CultureJan 18, 2018 by Alyssa Duvall
In a guest appearance on Family Research Council President Tony Perkins' "Washington Watch" special broadcast on National Religious Freedom Day, Republican Senator James Lankford declared that that many people in America today are "afraid of faith" and that too many modern Christians treat their faith like a weekend "hobby."
Lankford, who previously served as the director of student ministries at the Baptist Convention of Oklahoma, is known as a tireless voice for religious liberty on Capitol Hill.
When asked his opinion of the current state of religious freedom in the United States, Lankford, who also serves as the co-chair of the Congressional Prayer Caucus, expressed deep concern and said that this is a "really odd season" for Christians.
"Religious liberty and religious freedom and the free expression of your faith has been a given throughout American history. Now for some reason, people in our country and this cultural time are becoming afraid of faith and afraid of people of faith," Lankford said.
Amid growing brazenness of groups like the Freedom From Religion Foundation and others who advocate for an extreme level of separation of church and state and a push for religion to be on the outskirts of society, Lankford commented on the fact that many Americans today face personal and even legal backlash for choosing to live out their faith at work, in school, and just about anywhere outside their home or church.
"[There is] this belief that somehow [in] the separation of church and state coming from another letter that Thomas Jefferson wrote — clearly not in our Constitution, but another letter that he wrote to the Danbury Baptist Association — [that there must be] this wall of separation," Lankford said. "People are trying to put that up and say, 'If you are going to have faith, that is fine to have it but you need to have it in your church, by yourself, with your family. Don't bring it to your work. Don't bring it out in conversation. Clearly, don't bring it out in the public arena.'"
Lankford further explained that examining the words of the Founding Fathers in context reveals that they never intended for this type of separation we see today.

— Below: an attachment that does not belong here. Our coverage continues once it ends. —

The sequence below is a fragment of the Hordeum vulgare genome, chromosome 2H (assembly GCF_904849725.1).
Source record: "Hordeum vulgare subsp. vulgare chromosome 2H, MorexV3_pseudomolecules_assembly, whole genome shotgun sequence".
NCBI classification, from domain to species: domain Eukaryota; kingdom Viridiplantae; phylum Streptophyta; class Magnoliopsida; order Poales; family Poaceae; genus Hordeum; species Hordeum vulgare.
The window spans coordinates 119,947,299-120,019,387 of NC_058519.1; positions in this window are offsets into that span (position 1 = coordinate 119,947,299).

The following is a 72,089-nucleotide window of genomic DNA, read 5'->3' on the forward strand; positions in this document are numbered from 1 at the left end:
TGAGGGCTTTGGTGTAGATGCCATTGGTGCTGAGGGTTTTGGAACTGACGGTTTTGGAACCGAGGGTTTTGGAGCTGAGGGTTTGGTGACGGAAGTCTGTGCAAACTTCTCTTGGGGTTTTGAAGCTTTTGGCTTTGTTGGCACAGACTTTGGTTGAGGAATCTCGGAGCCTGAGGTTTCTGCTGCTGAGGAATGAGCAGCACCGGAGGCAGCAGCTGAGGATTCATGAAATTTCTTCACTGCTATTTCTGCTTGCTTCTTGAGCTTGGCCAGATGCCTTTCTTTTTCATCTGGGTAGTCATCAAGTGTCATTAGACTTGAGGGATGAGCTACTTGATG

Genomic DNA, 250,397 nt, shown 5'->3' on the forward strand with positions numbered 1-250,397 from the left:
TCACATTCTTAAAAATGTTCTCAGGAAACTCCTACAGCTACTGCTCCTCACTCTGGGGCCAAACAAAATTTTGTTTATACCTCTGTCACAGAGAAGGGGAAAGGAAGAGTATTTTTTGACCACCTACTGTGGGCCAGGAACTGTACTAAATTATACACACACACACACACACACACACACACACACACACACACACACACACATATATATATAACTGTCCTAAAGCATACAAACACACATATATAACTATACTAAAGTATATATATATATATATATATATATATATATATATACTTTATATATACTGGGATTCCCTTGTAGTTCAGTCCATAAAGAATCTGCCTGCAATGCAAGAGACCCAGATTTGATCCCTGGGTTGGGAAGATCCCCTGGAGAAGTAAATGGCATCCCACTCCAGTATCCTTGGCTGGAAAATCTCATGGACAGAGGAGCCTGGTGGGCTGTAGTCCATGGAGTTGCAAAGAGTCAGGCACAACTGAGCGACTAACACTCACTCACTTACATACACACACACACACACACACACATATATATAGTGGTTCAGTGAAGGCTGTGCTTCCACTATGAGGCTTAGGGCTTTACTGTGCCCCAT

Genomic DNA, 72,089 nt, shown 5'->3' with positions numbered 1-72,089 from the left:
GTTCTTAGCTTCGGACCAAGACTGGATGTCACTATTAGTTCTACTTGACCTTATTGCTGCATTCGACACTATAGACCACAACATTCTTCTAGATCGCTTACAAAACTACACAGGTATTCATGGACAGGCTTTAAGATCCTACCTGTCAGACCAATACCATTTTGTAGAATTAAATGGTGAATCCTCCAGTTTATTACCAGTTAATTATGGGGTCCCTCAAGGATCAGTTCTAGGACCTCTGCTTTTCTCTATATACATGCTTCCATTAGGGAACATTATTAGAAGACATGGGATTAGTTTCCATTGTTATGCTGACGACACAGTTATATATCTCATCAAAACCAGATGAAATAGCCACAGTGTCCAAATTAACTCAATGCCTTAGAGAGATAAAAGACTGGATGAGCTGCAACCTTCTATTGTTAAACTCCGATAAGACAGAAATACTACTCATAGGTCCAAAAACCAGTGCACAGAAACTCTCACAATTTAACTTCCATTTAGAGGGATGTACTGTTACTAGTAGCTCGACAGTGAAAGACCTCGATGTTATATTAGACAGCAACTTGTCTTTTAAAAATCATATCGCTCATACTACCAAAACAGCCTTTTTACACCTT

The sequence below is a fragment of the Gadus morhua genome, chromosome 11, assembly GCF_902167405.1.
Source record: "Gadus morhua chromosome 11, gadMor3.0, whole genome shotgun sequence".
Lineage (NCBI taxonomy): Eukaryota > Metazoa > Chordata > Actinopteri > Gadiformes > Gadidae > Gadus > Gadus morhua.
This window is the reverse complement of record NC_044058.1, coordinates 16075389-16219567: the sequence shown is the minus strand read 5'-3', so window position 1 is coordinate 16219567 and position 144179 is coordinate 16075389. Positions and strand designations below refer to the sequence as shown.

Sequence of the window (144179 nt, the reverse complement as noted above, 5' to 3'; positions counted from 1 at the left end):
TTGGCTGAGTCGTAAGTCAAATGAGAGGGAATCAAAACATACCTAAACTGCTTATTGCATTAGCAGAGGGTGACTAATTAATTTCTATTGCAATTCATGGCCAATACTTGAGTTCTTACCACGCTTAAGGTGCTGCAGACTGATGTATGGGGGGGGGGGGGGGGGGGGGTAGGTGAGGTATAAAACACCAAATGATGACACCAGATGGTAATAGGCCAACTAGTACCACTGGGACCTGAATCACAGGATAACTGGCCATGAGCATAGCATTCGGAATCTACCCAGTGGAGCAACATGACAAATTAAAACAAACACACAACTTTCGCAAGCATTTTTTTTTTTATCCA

"That was never the intention," Lankford stated. "We have always been a nation that you can not only have a faith but you can live your faith and that is dwindling away at this point as people are becoming afraid of people of faith."
"Why would we not allow people of faith to participate," Lankford continued. "There have been earth-shattering individuals like Dr. Martin Luther King Jr. who brought his faith into the public arena and challenged America by saying, 'Hate doesn't overcome faith, love does.' Where did he get that? He got that from Scripture and from his own personal faith. And that bubbled out and has transformed our culture and we are all grateful for that. We should continue to allow people of faith to live out the expression of their faith and not be afraid of that."
Another problem Lankford noted takes place within the walls of the church and the Christian home itself: many professing Christians in the U.S. are too afraid to live out their faith outside of Sunday mornings.
"One of the challenges that I talk to people about within the church is not that the church is not able to live the faith, it's that individuals within the church are not truly living their faith outside of the church," Lankford lamented. "The more that we practice integrity and practice the basic tenets of our faith, whether we are at home or in our business or whether we are in recreation, we show a constituency of that faith."
"People don't see one person at church and another at the business, but they really see faith lived out and that's what makes a difference," he continued. "I poke people often and say, 'If church and faith is only something you do on weekends, that is not a faith. That is a hobby. A hobby is something you do on weekends."
View the entire special episode of Washington Watch in the video below:
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